Delimitation Commission empowered to redraw constituencies in J&K: Centre to SC

The Centre on Thursday told the Supreme Court that a delimitation commission formed to redraw the Legislative Assembly and Lok Sabha constituencies in Jammu and Kashmir was empowered to do so.
Seeking dismissal of plea challenging challenging the government’s decision to constitute a delimitation commission, Solicitor General Tushar Mehta, appearing for the Centre, told the top court that the Jammu and Kashmir Reorganisation Act, 2019 does not preclude the establishment of Delimitation Commission by the Central government.
“It is submitted that Sections 61 and 62 of the 2019 Act do not preclude the
establishment of Delimitation Commission by the Central Government under section 62 of the 2019 Act… It is submitted that the 2019 Act provides for two alternative mechanisms to carry out delimitation for the Union Territory of Jammu and Kashmir.
“By virtue of Sections 60-61, while the power to determine delimitation is conferred on Election Commission, Section 62(2) and 62(3) confers powers to carry out delimitation on the Delimitation Commission constituted under Section 3 of the Delimitation Act,” Mehta told a bench of Justices S K Kaul and Abhay S Oka which reserved its verdict on Thursday.
On March 6, 2020, Union Ministry of Law and Justice (Legislative Department) had issued a notification in exercise of power under Section 3 of the Delimitation Act, 2002, constituting a Delimitation Commission, with former Supreme Court judge (Retd) Ranjana Prakash Desai as the chairperson.
The Solicitor General also opposed the submission of the petitioners that Article 170 of the Constitution barred delimitation exercise on the basis of the 2011 census.
He said petitioners are wrong in their submission that delimitation exercise had to either happen on the basis of 2001 census or await “the first census after the year 2026.”
“The idea was that last delimitation under the old regime took place in 1995. It was also the government’s idea was to immediately give democracy to the newly-formed Union Territory… For that to wait till 2026 or to do it as per 2002 was found to be legislatively unwise. The reorganisation provided for Section 59 recognising that commission would be more apt,” Mehta told the top court.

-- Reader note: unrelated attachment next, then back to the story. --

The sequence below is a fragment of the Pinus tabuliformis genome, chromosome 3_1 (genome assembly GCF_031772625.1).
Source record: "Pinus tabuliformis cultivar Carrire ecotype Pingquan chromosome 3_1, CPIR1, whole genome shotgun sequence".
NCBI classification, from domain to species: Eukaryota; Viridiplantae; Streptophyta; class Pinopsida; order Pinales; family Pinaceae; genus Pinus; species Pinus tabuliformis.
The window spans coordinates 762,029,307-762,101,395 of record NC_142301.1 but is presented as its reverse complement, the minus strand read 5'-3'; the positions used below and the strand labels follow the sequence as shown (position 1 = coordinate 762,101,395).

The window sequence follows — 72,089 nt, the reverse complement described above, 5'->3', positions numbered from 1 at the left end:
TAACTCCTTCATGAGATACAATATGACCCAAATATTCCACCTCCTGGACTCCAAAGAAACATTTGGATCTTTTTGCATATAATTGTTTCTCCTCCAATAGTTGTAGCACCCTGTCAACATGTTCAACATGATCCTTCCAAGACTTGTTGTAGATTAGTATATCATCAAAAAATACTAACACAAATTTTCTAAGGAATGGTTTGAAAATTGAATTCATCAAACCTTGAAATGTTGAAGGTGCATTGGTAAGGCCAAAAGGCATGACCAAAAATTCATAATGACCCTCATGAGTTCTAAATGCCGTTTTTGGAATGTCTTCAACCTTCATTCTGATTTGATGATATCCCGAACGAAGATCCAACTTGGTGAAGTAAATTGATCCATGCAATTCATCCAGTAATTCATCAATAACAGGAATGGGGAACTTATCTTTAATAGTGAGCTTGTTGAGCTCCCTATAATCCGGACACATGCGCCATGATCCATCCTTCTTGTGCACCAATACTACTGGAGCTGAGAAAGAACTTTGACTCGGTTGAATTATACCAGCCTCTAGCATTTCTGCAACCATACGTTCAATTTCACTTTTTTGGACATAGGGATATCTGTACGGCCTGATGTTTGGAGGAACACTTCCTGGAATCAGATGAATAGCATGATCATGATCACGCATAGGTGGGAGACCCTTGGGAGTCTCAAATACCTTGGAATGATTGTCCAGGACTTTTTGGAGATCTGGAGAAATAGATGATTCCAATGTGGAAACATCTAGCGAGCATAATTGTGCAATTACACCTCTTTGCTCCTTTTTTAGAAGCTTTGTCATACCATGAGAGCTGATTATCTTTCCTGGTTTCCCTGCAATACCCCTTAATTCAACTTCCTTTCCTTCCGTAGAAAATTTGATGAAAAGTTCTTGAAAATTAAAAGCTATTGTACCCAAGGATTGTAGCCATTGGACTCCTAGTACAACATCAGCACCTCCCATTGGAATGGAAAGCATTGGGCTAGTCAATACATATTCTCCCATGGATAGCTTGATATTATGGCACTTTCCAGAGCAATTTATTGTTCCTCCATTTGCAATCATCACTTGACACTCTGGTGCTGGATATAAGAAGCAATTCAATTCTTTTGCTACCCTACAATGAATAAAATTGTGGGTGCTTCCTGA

The counsel appearing for the two petitioners, Haji Abdul Gani Khan and Mohammad Ayub Mattoo, had argued that the delimitation exercise was carried out in contravention of the scheme of the Constitution and alteration of boundaries and inclusion of extended areas should not have been done.
The plea had sought declaration that the increase in the number of seats from 107 to 114 (including 24 seats in Pakistan Occupied Kashmir) in Jammu and Kashmir is ultra vires constitutional provisions and statutory provisions, particularly under section 63 of the Jammu and Kashmir Reorganisation Act, 2019.
It had said the last delimitation commission was set up on July 12, 2002 in exercise of powers conferred by section 3 of the Delimitation Act, 2002 after the 2001 census to carry out the exercise throughout the country.
The plea had said the commission had issued guidelines and methodology for the delimitation of assembly and parliamentary constituencies vide letter dated July 5, 2004 along with the constitutional and legal provisions.
“It clearly stated that the total number of existing seats in the Legislative Assemblies of all states, including UTs of the National Capital Region and Pondicherry, as fixed based on the 1971 census shall remain unaltered till the first census to be taken after the year 2026,” the plea had said.
It had sought to declare as unconstitutional the notification dated March 6, 2020 constituting the delimitation commission to take up delimitation in the UT of J&K and states of Assam, Arunachal Pradesh, Manipur, and Nagaland by the Centre.
The plea had also challenged the consequential omission of Assam, Arunachal Pradesh, Manipur and Nagaland from the process of delimitation vide notification dated March 3, 2021, claiming that it amounts to classification and violates Article 14 (equality before law) of the Constitution.